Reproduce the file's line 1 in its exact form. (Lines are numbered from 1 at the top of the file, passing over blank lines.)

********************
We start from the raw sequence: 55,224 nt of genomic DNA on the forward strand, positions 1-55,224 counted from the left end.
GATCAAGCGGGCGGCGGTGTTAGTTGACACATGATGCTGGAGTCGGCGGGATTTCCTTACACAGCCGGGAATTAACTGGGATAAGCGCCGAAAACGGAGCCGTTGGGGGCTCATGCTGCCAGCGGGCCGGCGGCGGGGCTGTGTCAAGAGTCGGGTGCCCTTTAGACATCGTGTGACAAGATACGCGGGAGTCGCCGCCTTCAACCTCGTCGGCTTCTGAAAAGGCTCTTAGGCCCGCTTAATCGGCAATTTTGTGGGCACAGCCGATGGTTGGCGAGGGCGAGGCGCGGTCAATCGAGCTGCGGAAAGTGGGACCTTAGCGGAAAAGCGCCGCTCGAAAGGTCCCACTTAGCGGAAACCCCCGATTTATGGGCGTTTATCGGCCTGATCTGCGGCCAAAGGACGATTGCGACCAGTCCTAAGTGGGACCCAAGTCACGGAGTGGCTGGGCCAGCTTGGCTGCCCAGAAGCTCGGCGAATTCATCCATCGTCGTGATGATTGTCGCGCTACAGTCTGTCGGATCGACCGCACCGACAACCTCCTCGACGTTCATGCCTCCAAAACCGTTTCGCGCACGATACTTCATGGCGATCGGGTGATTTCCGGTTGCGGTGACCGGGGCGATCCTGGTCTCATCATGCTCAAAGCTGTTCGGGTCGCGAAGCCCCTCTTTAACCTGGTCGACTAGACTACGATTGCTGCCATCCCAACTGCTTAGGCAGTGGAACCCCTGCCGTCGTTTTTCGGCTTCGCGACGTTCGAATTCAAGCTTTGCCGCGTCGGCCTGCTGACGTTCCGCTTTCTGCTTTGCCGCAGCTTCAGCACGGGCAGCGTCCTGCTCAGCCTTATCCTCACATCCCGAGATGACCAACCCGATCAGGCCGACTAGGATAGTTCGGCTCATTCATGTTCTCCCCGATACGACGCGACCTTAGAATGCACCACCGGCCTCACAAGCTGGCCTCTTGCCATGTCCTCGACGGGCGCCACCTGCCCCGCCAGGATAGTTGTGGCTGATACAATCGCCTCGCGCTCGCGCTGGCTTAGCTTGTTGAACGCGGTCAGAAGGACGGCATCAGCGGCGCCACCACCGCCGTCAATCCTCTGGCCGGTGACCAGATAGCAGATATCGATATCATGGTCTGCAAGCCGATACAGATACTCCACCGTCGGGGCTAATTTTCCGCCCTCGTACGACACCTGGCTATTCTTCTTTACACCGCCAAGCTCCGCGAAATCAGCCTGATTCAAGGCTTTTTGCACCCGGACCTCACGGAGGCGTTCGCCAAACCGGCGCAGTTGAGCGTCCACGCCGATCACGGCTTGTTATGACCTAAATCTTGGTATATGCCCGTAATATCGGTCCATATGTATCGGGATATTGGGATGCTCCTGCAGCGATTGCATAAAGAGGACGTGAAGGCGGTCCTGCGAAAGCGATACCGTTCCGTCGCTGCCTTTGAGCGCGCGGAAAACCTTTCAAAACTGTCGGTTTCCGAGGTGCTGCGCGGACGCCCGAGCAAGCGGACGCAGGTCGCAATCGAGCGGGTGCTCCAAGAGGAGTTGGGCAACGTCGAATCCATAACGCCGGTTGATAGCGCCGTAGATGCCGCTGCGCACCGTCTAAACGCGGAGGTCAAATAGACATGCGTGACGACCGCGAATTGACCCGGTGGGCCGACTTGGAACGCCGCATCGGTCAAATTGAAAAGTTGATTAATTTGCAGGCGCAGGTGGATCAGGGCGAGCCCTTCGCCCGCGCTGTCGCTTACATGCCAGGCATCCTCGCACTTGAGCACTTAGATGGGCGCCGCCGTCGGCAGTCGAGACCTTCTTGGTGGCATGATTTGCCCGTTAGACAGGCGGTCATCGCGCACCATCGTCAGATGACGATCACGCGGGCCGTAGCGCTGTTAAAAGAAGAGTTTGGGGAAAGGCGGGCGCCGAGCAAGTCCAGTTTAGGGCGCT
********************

We start from the raw sequence: 55,224 nt of genomic DNA on the forward strand, positions 1-55,224 counted from the left end.